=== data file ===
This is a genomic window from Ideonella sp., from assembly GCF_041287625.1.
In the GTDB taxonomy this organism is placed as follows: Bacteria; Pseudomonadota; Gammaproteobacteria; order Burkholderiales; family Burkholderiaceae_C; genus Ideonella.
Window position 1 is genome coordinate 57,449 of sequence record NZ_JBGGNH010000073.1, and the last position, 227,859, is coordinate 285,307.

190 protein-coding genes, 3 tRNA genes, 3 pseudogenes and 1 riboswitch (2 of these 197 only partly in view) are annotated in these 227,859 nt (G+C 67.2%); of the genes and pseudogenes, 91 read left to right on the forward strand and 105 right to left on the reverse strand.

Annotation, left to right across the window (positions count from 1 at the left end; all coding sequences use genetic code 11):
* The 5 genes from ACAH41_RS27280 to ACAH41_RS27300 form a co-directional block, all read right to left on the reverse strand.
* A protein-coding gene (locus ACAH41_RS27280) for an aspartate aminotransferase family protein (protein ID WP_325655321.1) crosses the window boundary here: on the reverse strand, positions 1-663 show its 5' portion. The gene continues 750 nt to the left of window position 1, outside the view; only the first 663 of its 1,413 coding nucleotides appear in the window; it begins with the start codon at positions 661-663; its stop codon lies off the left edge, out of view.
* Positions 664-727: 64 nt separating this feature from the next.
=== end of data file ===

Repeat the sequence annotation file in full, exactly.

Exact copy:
This is a genomic window from Ideonella sp., from assembly GCF_041287625.1.
In the GTDB taxonomy this organism is placed as follows: Bacteria; Pseudomonadota; Gammaproteobacteria; order Burkholderiales; family Burkholderiaceae_C; genus Ideonella.
Window position 1 is genome coordinate 57,449 of sequence record NZ_JBGGNH010000073.1, and the last position, 227,859, is coordinate 285,307.

190 protein-coding genes, 3 tRNA genes, 3 pseudogenes and 1 riboswitch (2 of these 197 only partly in view) are annotated in these 227,859 nt (G+C 67.2%); of the genes and pseudogenes, 91 read left to right on the forward strand and 105 right to left on the reverse strand.

Annotation, left to right across the window (positions count from 1 at the left end; all coding sequences use genetic code 11):
* The 5 genes from ACAH41_RS27280 to ACAH41_RS27300 form a co-directional block, all read right to left on the reverse strand.
* A protein-coding gene (locus ACAH41_RS27280) for an aspartate aminotransferase family protein (protein ID WP_325655321.1) crosses the window boundary here: on the reverse strand, positions 1-663 show its 5' portion. The gene continues 750 nt to the left of window position 1, outside the view; only the first 663 of its 1,413 coding nucleotides appear in the window; it begins with the start codon at positions 661-663; its stop codon lies off the left edge, out of view.
* Positions 664-727: 64 nt separating this feature from the next.